If there is anyway that we will be able to continue to produce the "hard copy" as it is now referred to, I swear we will. In my heart, to say nothing of my head, there is something critically important about the creation of an actual document, something tangible that you hold in your hands…something that university and municipal libraries collect and bind into leather bindings. Especially for Gay material…and by Gay material, with all due respect for populism, I do not mean OUT magazine, or The Advocate…but I do mean publications like our own and the Gay & Lesbian Review … as examples.
I'm not saying there isn't a place for popular entertainment. I like and need my fluff as much as the next person (though I really don't care what Paris Hilton is up to…ever.) But beyond that, and somewhere in between that and the fussy papers of academia, there has to be a place for the writings of a community that is still trying to come to terms with itself. And do so in some way other than simply trying to "fit in," assimilate and not cause waves. When I came out 35 years ago, the only place I could find any reference to myself was in the dictionary, under "homosexual"…and a sorry definition it was, too. It is important that some young person, going to their bookstore, or a library find something other than that…see themselves in print and be able to hold onto it for a moment…for as long as they need to hold on to it.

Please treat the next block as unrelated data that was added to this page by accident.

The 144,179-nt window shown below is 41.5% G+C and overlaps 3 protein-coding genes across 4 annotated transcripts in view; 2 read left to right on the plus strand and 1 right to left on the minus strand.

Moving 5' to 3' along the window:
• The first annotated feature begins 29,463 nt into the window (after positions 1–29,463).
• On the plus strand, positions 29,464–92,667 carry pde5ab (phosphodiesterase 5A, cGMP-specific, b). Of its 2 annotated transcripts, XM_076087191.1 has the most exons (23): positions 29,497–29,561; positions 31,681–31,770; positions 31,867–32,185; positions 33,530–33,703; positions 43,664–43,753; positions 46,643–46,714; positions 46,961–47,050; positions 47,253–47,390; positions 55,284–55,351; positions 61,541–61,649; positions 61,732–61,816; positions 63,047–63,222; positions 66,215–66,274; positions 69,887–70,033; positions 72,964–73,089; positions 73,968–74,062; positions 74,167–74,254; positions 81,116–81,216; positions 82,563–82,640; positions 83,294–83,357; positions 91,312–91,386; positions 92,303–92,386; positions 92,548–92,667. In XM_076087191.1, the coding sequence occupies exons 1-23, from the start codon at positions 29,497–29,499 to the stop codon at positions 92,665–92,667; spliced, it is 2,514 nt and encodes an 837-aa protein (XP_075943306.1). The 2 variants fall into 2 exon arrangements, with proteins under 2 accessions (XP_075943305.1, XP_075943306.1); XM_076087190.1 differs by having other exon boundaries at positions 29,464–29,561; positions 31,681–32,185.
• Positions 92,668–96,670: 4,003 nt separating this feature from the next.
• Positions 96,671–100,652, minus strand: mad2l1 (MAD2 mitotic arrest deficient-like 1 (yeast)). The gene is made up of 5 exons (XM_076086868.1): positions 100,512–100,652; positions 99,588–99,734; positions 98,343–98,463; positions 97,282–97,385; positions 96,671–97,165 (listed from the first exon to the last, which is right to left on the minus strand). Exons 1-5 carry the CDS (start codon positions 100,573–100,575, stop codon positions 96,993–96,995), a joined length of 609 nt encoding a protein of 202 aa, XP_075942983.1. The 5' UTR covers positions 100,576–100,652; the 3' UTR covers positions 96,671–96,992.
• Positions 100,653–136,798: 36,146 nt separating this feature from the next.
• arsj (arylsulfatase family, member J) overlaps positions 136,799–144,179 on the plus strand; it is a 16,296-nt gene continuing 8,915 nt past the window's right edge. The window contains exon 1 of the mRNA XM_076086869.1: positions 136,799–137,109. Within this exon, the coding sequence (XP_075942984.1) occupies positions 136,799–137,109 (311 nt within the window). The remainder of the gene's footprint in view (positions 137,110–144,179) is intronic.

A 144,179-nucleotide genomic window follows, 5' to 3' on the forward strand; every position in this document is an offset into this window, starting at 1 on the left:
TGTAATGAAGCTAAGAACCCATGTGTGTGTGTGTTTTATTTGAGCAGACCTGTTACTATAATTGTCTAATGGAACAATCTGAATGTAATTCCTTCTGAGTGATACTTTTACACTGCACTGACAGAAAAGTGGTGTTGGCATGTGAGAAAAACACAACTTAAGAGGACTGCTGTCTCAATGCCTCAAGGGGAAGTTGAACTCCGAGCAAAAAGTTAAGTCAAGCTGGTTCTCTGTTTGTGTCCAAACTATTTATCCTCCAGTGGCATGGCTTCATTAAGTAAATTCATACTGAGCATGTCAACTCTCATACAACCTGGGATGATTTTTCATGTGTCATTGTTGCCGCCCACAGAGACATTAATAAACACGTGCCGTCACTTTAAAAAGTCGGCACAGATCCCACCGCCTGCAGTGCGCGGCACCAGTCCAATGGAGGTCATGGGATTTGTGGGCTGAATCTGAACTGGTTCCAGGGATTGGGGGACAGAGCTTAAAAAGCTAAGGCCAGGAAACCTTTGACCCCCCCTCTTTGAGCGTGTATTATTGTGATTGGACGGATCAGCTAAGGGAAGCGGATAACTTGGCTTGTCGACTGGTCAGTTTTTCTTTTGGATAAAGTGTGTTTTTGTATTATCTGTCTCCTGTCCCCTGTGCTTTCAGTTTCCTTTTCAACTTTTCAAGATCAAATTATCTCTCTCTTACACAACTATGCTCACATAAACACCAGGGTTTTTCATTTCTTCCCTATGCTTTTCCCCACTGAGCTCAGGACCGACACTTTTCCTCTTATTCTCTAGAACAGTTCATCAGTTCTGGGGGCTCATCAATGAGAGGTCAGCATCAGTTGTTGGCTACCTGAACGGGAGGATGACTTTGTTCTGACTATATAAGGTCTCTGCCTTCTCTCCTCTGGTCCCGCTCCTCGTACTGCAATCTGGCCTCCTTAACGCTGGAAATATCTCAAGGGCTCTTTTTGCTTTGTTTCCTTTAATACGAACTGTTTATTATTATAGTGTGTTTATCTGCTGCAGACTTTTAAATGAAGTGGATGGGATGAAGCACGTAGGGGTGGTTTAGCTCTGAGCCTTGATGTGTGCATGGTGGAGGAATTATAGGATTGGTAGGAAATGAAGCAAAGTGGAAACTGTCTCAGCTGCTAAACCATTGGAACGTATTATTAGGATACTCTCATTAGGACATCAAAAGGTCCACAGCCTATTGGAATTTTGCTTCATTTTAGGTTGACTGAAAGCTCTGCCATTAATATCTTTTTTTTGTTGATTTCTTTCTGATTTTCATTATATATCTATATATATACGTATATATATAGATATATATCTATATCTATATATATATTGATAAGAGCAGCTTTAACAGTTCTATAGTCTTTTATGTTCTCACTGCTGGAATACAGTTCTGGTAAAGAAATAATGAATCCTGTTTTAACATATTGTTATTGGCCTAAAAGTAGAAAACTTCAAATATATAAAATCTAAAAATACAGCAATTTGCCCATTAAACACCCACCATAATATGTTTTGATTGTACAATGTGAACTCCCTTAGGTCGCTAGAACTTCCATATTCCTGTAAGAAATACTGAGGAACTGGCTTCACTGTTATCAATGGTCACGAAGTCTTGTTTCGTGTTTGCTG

I know the same wringing of hands went on when television came along…and probably when radio arrived…about the loss of something valuable in the glare of something new. Television was going to kill radio. And didn't. The internet is going to kill newspapers. And it won't. Radio still manages to remain relevant and though even I have bought a Kindle (I carried 47 books on the plane with me this past weekend…could have carried more than 2000 if I wanted…no bookshelves to dust, either)…nevertheless I will always buy hardcover books. I might become more selective about what I buy and what I want to care for and store. But I will still buy them.
And so it is with the newspaper and magazine. You will never catch me doing my NY Times crossword on my Kindle…even though it is available on it, every day, for less than I pay to have it delivered to my front door (in the blue plastic bag that is immediately recycled into dog poop duty!…what would I do with out that!?) It just isn't the same thing. My fingers will always be stained with the ink of the C-section, and there will always be a pen in my pocket to do the puzzle.
And we will always publish White Crane if I have anything to say about it. And you will be able to hold it in your hands, and save it on a shelf, and take it down and reread it and share it with your friends and family and community.
As we enter our twentieth year of publishing…we promise you that.